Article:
I spoke to Lee on the phone the next morning and he and my mum were coming to visit at 11am, I was counting down the hours, couldn’t wait to see them. I was sitting up, I’d even had breakfast and a cup of tea by the time they got there and they couldn’t believe how well I looked. I did it, I actually did it! I was moved to the ward later that day. The drain was removed and I felt quite well although very tired and I kept hallucinating when I closed my eyes which worried me slightly, although when I mentioned this to the doctor he said it was quite common after surgery of this kind and it could also be a side effect of the medication! Phew! (This lasted a few days) I was assessed on my walking ability, vision and movement
on 15th May and spoke to the consultant who said I should be able to go home the following day!
16th May, 5 days after a 7 hour craniotomy and 18 days in hospital I was discharged, I’ve never felt so happy to be going home where I belong and to see my family and friends! What a journey!
Life after surgery
When I first arrived home I spent almost every day in bed and slept so much bit woke up at silly times during the night for hours on end but it did get easier and after a couple of weeks I was making it downstairs for a few hours at a time, I had my staples removed 11 days after surgery and the wound looked to be healing well.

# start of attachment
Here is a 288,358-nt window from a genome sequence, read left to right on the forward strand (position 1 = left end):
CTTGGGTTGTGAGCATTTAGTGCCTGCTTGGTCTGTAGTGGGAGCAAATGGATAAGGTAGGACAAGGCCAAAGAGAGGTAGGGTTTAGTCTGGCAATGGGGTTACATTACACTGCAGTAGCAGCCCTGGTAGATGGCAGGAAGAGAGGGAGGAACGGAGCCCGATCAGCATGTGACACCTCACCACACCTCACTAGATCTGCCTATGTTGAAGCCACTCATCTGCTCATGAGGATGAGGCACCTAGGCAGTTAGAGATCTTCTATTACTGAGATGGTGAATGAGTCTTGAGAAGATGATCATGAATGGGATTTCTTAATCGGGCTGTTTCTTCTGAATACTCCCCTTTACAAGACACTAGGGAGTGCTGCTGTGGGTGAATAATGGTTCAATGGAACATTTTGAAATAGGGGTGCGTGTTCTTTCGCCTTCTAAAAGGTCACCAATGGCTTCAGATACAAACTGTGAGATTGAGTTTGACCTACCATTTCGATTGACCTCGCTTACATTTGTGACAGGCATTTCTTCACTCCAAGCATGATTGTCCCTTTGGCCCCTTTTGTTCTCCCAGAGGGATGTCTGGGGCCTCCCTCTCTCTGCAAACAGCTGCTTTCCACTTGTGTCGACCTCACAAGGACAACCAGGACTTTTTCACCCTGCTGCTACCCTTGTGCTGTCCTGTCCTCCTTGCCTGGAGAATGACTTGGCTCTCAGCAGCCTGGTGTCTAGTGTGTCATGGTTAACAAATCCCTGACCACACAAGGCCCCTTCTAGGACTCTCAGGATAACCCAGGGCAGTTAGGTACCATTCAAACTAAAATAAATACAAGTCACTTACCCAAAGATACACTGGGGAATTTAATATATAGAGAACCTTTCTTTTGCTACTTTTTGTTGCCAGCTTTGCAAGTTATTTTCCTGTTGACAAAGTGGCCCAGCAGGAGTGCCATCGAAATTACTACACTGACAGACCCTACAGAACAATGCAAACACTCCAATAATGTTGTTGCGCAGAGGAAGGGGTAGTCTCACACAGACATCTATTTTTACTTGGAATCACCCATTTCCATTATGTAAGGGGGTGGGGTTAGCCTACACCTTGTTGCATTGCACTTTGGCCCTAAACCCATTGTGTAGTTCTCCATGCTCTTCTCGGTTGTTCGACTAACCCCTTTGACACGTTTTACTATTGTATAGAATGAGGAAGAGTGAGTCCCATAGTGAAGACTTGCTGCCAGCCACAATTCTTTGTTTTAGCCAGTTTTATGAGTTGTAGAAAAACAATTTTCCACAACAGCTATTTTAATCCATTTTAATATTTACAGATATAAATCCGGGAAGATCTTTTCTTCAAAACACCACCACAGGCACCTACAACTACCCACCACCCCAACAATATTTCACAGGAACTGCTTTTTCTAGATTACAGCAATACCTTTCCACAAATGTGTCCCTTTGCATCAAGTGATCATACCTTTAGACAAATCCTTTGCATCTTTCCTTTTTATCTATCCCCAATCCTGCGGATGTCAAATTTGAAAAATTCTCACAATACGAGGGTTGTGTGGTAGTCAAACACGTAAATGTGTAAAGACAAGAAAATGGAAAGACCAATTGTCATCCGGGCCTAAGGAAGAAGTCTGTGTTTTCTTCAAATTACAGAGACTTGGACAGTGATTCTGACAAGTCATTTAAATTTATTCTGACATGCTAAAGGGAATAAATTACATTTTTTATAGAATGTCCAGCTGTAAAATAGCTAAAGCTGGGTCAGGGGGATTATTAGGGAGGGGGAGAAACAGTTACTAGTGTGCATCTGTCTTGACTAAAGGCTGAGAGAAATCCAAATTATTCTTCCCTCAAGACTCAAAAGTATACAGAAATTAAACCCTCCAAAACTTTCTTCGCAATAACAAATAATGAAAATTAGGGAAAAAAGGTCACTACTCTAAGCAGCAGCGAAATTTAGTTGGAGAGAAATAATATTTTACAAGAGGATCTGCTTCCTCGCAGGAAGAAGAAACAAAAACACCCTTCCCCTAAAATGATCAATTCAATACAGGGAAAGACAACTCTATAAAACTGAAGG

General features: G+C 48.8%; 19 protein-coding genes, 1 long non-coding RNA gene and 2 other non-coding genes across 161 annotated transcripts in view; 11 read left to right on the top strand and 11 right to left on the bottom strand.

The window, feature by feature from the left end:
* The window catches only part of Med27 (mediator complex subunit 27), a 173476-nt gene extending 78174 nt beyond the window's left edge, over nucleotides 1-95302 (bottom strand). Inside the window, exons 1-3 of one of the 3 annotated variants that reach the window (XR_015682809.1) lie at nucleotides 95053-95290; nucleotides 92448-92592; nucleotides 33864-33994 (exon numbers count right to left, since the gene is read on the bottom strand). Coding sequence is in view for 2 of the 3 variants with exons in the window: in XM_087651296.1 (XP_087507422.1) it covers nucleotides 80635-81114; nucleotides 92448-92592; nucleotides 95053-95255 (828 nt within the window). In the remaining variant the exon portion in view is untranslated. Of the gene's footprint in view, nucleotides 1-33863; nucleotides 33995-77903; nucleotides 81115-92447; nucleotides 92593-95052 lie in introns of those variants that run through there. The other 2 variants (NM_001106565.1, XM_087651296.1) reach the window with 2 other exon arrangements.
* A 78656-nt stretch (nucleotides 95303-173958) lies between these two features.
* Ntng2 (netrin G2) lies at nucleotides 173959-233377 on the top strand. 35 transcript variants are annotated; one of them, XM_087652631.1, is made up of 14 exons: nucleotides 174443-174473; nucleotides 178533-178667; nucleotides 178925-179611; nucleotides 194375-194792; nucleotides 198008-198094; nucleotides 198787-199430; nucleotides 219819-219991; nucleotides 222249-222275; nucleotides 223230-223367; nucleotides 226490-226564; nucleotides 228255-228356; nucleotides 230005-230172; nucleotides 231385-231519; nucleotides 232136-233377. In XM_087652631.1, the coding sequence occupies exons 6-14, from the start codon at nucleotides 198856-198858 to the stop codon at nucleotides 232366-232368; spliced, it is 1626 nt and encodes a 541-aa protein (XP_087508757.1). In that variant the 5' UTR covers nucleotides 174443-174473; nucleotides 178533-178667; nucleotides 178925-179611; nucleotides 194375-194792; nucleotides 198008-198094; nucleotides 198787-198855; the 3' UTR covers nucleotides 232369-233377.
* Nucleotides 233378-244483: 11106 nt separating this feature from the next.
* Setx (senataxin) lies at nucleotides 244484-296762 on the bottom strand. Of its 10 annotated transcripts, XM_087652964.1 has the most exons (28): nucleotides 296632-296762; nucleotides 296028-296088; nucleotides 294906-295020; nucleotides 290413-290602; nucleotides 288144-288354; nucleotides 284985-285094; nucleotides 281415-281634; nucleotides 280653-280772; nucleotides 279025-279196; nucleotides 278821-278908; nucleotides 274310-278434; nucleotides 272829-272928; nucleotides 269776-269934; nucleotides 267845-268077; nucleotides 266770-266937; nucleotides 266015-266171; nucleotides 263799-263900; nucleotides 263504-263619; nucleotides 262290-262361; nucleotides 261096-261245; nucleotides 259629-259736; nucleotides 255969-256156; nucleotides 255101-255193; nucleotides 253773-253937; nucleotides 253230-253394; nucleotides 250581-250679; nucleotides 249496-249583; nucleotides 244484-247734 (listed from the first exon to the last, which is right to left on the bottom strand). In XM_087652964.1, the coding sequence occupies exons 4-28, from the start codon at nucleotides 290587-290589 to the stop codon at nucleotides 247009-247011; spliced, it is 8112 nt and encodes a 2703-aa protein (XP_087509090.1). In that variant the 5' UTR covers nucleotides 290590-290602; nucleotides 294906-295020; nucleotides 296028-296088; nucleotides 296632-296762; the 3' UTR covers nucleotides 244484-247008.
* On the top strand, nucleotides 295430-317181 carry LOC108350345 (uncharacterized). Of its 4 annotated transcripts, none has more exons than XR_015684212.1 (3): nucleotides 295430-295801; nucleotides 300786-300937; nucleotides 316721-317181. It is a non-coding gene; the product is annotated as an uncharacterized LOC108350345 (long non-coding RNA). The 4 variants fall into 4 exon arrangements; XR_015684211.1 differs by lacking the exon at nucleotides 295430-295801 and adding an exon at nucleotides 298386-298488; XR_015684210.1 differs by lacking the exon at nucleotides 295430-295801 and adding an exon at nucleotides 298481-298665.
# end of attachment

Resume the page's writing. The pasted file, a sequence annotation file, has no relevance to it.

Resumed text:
On 18th July, 9 and a half weeks after my surgery I returned to work, this was only on a part time basis for 4 days but was a step in the right direction and something I wanted to do (I work in a school so it was coming up to Summer holidays).
A week after we jetted off on our hols, although very hot and very tiring the holiday was just what we needed and even though I have non stop slept since we got back we had the best time with some of our best friends and the flight was fine.
I’m still suffering with tiredness and fatigue and other people who have been through the same have said this can last months and maybe even years so I guess this could just be a new way of life that I have to get used to. I’m taking anti convulsant medication which I will continue with for at least a year to prevent seizures which up to now I have not suffered with pre or post op and I’m still waiting to hear back from DVLA regarding my driving license but my consultant did say I couldn’t drive for 12 months so I’m following that advice until I hear differently which you don’t realise how much this impacts you until it happens, luckily I have a very good friend who has offered to take me to work and takes me out when the 4 walls get too much! Thankfully there have been no migraines since April and I hope it stays that way.
What I want the world to know
One thing I will say is just because I’m smiling doesn’t always mean I’m ok, some days are harder than others but I’m still here to tell my story and I couldn’t have done it without my amazing family and friends.
Life goes on….
Don’t sweat the small stuff!